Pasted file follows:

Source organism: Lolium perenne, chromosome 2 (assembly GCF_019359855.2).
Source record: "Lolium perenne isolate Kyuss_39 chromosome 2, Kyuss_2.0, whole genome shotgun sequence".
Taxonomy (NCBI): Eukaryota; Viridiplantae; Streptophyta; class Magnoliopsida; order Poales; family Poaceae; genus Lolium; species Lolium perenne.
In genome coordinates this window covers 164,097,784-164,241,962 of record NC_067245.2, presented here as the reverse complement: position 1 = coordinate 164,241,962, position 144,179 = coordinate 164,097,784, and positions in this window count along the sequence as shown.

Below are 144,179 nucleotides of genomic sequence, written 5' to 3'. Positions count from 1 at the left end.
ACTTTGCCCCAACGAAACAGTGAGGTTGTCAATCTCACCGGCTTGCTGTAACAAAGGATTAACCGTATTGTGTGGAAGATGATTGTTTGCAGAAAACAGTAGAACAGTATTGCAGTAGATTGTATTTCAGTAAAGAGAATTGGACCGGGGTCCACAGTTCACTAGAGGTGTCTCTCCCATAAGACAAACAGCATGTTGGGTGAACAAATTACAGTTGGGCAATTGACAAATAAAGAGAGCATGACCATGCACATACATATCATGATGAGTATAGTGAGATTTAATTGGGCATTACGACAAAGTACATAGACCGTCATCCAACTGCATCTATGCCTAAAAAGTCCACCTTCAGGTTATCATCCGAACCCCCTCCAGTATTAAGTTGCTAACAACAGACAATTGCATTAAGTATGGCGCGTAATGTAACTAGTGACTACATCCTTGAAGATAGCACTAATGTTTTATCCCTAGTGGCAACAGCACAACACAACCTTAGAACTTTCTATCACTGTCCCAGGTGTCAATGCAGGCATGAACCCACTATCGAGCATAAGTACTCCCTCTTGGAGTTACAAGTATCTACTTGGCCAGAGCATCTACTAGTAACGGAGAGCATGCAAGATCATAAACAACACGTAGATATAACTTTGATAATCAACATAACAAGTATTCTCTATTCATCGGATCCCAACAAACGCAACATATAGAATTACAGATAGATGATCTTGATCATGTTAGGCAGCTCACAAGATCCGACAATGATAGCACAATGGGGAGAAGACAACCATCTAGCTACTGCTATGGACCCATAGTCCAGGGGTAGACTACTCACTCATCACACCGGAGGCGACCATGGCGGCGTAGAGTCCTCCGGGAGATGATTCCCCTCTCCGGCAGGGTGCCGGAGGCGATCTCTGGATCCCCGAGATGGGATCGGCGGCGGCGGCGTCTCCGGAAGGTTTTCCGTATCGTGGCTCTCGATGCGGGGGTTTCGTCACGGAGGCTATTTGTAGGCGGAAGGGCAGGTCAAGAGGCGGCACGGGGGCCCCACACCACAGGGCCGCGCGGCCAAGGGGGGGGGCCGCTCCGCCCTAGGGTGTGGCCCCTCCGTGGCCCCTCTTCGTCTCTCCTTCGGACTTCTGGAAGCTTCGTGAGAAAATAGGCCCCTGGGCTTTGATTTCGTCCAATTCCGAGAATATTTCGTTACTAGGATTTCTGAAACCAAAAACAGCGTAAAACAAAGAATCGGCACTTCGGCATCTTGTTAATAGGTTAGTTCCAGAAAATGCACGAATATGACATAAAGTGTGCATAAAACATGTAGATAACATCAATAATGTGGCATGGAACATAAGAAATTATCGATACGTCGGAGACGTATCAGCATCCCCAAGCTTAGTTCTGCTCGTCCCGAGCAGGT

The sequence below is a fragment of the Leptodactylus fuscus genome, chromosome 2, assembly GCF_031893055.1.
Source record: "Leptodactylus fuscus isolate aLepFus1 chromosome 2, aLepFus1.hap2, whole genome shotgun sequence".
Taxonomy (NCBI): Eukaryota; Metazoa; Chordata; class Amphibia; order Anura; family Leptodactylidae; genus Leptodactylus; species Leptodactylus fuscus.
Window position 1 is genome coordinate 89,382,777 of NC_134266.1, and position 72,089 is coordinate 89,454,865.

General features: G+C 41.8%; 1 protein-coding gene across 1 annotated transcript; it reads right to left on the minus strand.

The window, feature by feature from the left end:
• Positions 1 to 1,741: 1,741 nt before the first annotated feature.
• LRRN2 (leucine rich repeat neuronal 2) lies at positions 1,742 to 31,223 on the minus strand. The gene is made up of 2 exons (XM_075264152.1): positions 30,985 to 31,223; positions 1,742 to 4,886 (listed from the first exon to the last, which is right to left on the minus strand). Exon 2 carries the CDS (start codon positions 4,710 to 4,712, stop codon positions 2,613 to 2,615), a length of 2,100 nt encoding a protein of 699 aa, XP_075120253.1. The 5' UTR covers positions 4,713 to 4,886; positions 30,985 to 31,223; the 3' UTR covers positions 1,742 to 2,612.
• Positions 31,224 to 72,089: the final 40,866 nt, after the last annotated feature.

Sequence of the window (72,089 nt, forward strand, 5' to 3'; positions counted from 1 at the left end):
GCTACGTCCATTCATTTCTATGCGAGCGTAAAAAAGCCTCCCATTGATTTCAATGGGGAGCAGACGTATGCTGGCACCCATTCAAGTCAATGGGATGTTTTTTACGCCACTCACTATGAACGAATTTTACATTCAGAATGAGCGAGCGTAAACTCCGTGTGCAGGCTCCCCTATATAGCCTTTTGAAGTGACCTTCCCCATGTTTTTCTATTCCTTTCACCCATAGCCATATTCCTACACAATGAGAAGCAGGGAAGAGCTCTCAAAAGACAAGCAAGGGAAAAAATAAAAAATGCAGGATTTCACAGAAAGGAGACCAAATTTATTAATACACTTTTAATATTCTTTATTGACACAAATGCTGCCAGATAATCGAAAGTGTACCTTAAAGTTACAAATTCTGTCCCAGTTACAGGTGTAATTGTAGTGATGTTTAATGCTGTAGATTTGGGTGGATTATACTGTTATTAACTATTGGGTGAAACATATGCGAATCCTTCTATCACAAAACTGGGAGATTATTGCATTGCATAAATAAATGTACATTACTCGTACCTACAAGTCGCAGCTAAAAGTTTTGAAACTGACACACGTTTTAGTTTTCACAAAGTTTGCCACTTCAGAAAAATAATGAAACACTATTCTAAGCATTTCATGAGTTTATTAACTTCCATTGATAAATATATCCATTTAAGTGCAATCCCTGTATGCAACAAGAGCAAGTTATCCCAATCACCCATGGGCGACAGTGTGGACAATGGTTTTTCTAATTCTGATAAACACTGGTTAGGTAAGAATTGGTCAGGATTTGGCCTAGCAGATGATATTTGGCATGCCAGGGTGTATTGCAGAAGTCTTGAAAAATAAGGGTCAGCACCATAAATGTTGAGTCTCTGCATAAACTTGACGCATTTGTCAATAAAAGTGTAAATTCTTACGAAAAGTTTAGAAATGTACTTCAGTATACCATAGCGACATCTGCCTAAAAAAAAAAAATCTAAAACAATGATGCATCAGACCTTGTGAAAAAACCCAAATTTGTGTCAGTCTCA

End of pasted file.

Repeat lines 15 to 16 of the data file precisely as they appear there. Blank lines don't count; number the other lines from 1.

• Positions 31,224 to 72,089: the final 40,866 nt, after the last annotated feature.

Sequence of the window (72,089 nt, forward strand, 5' to 3'; positions counted from 1 at the left end):